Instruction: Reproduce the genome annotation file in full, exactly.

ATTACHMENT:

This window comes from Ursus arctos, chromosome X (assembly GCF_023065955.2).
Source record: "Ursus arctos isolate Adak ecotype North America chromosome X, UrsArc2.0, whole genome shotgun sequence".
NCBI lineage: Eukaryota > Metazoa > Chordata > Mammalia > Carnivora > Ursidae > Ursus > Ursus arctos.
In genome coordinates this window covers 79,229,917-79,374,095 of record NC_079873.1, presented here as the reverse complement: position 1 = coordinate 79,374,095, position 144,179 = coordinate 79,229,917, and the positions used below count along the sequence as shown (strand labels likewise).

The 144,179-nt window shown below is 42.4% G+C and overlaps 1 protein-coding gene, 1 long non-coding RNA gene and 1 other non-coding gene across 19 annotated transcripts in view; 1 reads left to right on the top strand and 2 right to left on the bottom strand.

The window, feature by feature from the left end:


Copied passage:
This window comes from Ursus arctos, chromosome X (assembly GCF_023065955.2).
Source record: "Ursus arctos isolate Adak ecotype North America chromosome X, UrsArc2.0, whole genome shotgun sequence".
NCBI lineage: Eukaryota > Metazoa > Chordata > Mammalia > Carnivora > Ursidae > Ursus > Ursus arctos.
In genome coordinates this window covers 79,229,917-79,374,095 of record NC_079873.1, presented here as the reverse complement: position 1 = coordinate 79,374,095, position 144,179 = coordinate 79,229,917, and the positions used below count along the sequence as shown (strand labels likewise).

The 144,179-nt window shown below is 42.4% G+C and overlaps 1 protein-coding gene, 1 long non-coding RNA gene and 1 other non-coding gene across 19 annotated transcripts in view; 1 reads left to right on the top strand and 2 right to left on the bottom strand.

The window, feature by feature from the left end: